on 8/5/10 2:34 am - New York, NY
 Staying in shape and staying active are useful practices for a variety of reasons.  Osteoarthritis is the most common form of arthritis in the U.S. right now and simply staying in shape and active are 100% effective means to treat joint pain created by this condition.

 I work for a marketing company that is working with the Arthritis Foundation and the Ad council to make people with Osteoarthritis more aware that staying active is the best way to prevent/treat OA associated joint pain. Moving is the best medicine!

 There is a great site here with some very entertaining and informative PSAs: Fightarthritispain.org

on 8/6/10 7:17 am
I disagree with this statement:

"...simply staying in shape and active are 100% effective means to treat joint pain created by this condition."

There is NO "100% effective" means to treat the joint pain caused by arthritis.
Brenda C.
on 8/6/10 10:27 am
No offense, but I am siding with MsBatt.  I came to this Forum mainly to find relief from my severe pain.  I have to get off NSAID's (I am pre-surgical), I do not want to use narcotics, and steroids are another area I would like to avoid.

I have so much pain with one leg, I did not realize ****il films of both) how bad they both are.  I had been very active up until seven years ago, so with the added weight, the pain, I have actually cried a couple of times before heading out to exercise.  I push myself to swim & walk, only to feel so debilitated after, I can barely take the pain just sitting.

Instinctively I know I have to keep moving, but I disagree it gives 100% results - just the opposite.

Brenda  : )~
on 8/9/10 10:20 am - New Orleans, LA
Keeping moving is essential.  TRUE.   It is definitely not a cure or even a treatment for OA.  You move to somehow prevent stiffness.   Moving does not repair damage to joints.  If you walk a lot and you have bone on bone knees,  you will not be doing yourself any good at all.  I know  from  personal experience.     i have been on anti inflammatories so long I cannot remember not taking them   Lately the generic form of Voltaren has given the best relief or the non generic arthrotec.  Much better than IBUPROFEN.   SYNVISC did not do much.  Steroids help but it is short lasting.  Replacement is realloy the only solution. 
on 8/10/10 7:52 am
Brenda, which form of WLS are you having? I surely HOPE it's the DS!!! Not only is the DS the surgery with the very BEST long-term, maintained weight loss---especially for those of us with a starting BMI greater than 50---it will also allow you to continue to take NSAIDs once you're healed from surgery. (You can't do that with the RNY, alas.) I know that *I* will always need my Aleve.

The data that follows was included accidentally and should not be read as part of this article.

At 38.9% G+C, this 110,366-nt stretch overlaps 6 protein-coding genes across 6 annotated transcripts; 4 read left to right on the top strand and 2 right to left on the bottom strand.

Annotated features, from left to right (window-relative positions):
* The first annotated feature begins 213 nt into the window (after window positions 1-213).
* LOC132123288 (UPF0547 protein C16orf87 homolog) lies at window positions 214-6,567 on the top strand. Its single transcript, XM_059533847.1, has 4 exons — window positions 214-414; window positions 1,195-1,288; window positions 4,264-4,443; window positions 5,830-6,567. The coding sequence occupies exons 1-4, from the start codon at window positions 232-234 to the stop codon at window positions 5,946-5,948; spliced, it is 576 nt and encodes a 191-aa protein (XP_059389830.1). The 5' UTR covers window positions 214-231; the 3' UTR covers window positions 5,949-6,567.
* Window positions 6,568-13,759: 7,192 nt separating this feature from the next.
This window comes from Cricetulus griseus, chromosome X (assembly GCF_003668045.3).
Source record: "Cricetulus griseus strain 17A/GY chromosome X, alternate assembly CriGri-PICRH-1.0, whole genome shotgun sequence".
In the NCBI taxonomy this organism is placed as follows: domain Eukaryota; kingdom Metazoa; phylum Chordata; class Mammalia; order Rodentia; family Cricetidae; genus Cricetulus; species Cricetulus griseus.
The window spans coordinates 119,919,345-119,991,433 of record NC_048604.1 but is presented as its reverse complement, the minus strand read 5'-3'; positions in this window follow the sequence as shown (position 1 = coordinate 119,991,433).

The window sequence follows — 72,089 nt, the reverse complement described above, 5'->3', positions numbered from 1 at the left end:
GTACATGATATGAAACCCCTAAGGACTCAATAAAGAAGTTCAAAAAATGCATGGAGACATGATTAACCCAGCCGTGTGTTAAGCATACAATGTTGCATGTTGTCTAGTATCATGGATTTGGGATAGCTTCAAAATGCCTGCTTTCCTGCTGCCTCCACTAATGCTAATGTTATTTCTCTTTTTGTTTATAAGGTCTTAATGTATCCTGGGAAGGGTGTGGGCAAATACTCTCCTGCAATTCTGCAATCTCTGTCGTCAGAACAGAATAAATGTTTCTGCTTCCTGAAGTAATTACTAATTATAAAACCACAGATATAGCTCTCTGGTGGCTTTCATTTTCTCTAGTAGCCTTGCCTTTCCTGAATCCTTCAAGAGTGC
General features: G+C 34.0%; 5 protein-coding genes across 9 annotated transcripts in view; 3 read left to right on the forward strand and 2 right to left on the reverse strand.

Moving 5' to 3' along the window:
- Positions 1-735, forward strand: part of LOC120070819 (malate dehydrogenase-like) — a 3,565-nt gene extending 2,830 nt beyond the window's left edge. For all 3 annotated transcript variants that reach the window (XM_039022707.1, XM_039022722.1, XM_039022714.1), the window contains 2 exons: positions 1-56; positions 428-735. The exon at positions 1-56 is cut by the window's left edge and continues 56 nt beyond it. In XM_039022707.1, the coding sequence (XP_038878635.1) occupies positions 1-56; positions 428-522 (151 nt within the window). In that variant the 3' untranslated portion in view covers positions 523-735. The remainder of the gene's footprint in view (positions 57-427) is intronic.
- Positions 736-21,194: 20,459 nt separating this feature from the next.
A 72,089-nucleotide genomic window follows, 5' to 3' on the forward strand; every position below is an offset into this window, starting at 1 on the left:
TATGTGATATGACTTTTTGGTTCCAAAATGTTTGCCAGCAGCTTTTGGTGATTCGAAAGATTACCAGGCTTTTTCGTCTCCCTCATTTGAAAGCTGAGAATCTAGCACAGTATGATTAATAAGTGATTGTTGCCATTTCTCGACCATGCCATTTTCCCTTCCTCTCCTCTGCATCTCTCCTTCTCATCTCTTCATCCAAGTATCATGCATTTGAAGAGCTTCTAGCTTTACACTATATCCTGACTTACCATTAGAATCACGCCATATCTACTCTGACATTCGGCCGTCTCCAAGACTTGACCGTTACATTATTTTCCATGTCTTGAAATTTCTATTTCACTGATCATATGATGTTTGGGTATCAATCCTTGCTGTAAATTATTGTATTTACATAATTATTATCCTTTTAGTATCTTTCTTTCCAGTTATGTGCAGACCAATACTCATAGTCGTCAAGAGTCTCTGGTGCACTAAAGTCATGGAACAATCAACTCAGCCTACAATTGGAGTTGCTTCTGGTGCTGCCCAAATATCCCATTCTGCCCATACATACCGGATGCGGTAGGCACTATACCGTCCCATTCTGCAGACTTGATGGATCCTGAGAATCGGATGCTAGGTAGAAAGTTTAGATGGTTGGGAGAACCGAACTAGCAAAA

Have you tried the Lidoderm pain patches? Very good for localized pain. I also use a cream called keprocaine.
Brenda C.
on 8/10/10 9:03 am
MsBatt --

Nope, RNY, for a number of reasons, I actually do need to limit absorption. I have chronic constipation and my body holds onto EVERYTHING until completely used up.  I am looking forward to "voiding solid waste" more than once every OTHER day (sometimes three days without elimination).  Sounds blunt, but I have done a lot of research - I have a lot of medical factors against me, including too much iron in my blood.

I have tried Lidoderm, nitroglycerin (for improved blood flow to affected area), Keprocaine, ketoprofen, currently Volatren... My "****tail" of 800 mg IB with THREE Extra Strength Tylenol chasers, Oxycodone (my FAVORITE), Tramadol, Nabumetone, I know I am forgetting a few, but you get the idea ;)

The two latest Tramadol & Nabumetone is my attempt to find some relief without going the "hardcore" route.  Oxycodone is fabulous for me -- actually like "speed", but I want to keep away from true Opiates -- hence Tramadol.  The pain is incredible, but until I lose a significant amount of weight, I am trying to find something to make movement tolerable.   I also take Chondroitan, MSM, and Glucosamine.  I probably have the most expensive pee of any of my friends, but I am willing to take anything to make my situation better -- well, actually, NOT anything - I won't use illicit drugs or alcohol to bring relief ;)

I have had an Upper GI to make sure there is no damage from the YEARS of NSAID use, and I don't even have a hiatil hernia.  When I busted up my leg, I had it casted twice, given lifts for my shoes, outfitted myself with superior foot ware, but I have gotten fatter & the pain grows worse.  I have seen four specialists, the prognosis - 95% FAILURE rate for surgery.  This, even IF I lost all my weight.  But, I keep trying to move forward.

There are days all I want to do is cry.  I feel like giving up some moments, just to pick myself up, dust myself off, and tell myself to be a "big girl".  My primary doctor says she doesn't know how I do it, I just laugh -- "I take pain well!"  Both times I was in labor, I had nurses tell me I couldn't be -- until I was examined -- showing I was dilated to 6 cm!!!  After seven years of constant pain, I am just feeling tired of the battle.

Thanks for the reply!!!  Yup, I have tried a lot.  Guess I am stubborn :)~

Brenda  : )~
on 8/11/10 3:14 am
You do know that the RNY causes constipation, don't you? And that you do absorb MORE with the RNY than with the DS, right? Especially fat---'normal' people absorb about 92%, RNYers absorb around 62%, and DSers absorb a whopping 19%. I see many, many posts from RNYers who talk about living on laxatives, and having one BM a week.